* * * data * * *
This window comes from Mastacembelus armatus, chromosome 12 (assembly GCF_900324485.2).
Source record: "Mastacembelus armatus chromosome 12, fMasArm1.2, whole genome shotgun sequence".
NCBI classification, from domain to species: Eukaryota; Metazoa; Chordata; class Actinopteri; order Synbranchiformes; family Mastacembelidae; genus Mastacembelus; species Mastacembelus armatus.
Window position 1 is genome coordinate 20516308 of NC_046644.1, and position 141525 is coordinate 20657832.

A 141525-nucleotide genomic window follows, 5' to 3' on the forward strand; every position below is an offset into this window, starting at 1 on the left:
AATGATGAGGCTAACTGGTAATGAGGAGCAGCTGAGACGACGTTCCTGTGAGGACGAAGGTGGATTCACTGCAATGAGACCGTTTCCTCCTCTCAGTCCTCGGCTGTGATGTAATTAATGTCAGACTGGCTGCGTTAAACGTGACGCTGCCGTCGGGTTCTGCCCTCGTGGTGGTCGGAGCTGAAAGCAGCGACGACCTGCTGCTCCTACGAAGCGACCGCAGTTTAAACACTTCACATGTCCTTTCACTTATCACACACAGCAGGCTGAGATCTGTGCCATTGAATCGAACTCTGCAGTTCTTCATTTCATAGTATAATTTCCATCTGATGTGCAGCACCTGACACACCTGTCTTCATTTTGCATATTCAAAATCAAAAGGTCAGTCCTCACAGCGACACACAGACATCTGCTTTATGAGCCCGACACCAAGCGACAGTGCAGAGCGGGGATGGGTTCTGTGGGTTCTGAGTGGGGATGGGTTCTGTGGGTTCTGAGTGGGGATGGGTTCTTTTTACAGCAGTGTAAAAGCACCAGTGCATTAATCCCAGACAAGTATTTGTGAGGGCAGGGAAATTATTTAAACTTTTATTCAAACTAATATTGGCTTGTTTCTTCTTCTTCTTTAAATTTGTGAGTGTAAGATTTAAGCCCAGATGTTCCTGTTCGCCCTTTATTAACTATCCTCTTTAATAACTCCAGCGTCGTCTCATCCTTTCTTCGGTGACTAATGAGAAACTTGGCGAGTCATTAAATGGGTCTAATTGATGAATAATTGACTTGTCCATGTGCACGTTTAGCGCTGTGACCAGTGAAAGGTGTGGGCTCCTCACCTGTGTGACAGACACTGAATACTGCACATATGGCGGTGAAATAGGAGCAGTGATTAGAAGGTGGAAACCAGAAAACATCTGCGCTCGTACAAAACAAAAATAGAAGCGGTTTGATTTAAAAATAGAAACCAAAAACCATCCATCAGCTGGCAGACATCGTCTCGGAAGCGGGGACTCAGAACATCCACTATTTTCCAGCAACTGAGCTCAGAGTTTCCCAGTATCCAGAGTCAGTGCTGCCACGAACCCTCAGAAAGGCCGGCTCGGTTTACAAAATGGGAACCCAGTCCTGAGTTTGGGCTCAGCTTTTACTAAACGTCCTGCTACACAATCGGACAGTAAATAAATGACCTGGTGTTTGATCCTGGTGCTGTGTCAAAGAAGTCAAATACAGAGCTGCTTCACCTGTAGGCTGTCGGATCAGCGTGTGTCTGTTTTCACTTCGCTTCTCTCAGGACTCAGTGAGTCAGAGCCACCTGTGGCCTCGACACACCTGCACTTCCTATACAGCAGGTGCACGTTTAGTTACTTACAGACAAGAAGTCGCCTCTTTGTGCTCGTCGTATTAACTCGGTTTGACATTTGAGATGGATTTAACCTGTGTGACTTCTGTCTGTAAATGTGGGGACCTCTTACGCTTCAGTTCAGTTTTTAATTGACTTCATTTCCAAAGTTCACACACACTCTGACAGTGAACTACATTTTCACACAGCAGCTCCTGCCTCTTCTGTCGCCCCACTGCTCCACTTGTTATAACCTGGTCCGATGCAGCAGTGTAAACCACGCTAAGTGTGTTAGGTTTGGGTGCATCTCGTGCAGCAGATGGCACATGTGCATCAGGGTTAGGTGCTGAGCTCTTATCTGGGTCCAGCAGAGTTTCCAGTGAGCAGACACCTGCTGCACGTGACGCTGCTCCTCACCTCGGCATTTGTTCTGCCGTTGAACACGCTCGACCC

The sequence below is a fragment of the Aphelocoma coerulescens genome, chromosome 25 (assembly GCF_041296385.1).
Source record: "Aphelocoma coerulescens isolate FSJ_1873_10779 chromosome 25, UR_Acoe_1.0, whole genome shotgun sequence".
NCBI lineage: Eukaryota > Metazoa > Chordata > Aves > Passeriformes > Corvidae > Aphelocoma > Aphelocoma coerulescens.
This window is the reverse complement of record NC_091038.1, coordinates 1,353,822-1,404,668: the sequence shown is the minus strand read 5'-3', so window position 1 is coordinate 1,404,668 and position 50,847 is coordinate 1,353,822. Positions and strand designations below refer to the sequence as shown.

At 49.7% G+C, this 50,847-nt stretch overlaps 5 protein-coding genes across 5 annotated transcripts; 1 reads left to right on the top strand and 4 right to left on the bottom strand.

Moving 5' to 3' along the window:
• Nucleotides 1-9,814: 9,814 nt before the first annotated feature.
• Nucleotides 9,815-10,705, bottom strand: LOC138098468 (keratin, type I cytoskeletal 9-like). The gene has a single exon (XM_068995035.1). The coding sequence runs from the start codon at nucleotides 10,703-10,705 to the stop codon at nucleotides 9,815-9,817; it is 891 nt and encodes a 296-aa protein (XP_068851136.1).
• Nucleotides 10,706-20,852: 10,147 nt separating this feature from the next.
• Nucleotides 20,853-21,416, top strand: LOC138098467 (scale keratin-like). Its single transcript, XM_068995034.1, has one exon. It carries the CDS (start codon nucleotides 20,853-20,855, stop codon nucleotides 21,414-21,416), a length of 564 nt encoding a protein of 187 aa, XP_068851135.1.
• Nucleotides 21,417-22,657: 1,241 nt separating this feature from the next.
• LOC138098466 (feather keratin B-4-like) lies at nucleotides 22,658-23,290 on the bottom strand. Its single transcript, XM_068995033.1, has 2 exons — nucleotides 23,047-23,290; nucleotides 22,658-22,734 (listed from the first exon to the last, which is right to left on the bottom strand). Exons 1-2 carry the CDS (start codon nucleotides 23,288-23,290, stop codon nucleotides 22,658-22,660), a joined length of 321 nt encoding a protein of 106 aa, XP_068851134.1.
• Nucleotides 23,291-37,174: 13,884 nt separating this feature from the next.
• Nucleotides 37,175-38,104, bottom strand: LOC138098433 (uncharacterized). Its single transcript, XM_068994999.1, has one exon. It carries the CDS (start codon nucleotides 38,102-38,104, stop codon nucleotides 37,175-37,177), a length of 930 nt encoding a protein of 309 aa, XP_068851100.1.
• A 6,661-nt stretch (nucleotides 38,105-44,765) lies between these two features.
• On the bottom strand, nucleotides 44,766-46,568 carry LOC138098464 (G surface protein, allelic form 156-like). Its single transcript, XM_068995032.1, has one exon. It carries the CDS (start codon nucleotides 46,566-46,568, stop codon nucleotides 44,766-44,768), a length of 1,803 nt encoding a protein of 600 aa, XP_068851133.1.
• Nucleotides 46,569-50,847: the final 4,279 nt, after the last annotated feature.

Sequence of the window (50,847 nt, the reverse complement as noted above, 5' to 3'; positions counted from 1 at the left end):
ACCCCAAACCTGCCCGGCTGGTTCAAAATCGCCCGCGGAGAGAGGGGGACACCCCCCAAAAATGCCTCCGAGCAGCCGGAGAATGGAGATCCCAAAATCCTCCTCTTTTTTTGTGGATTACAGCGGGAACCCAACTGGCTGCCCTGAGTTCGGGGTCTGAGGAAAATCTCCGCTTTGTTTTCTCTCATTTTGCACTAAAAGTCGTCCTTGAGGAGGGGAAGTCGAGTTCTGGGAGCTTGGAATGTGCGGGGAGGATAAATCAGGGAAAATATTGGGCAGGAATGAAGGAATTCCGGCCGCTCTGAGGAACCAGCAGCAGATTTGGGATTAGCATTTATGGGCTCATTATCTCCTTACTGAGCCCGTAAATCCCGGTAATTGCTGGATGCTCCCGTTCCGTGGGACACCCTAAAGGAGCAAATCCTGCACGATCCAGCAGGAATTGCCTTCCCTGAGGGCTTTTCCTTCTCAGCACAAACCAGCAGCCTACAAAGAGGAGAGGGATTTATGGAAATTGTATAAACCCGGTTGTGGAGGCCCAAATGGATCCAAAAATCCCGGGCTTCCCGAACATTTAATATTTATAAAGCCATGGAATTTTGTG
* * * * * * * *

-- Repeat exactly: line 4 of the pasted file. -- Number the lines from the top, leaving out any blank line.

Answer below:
Window position 1 is genome coordinate 20516308 of NC_046644.1, and position 141525 is coordinate 20657832.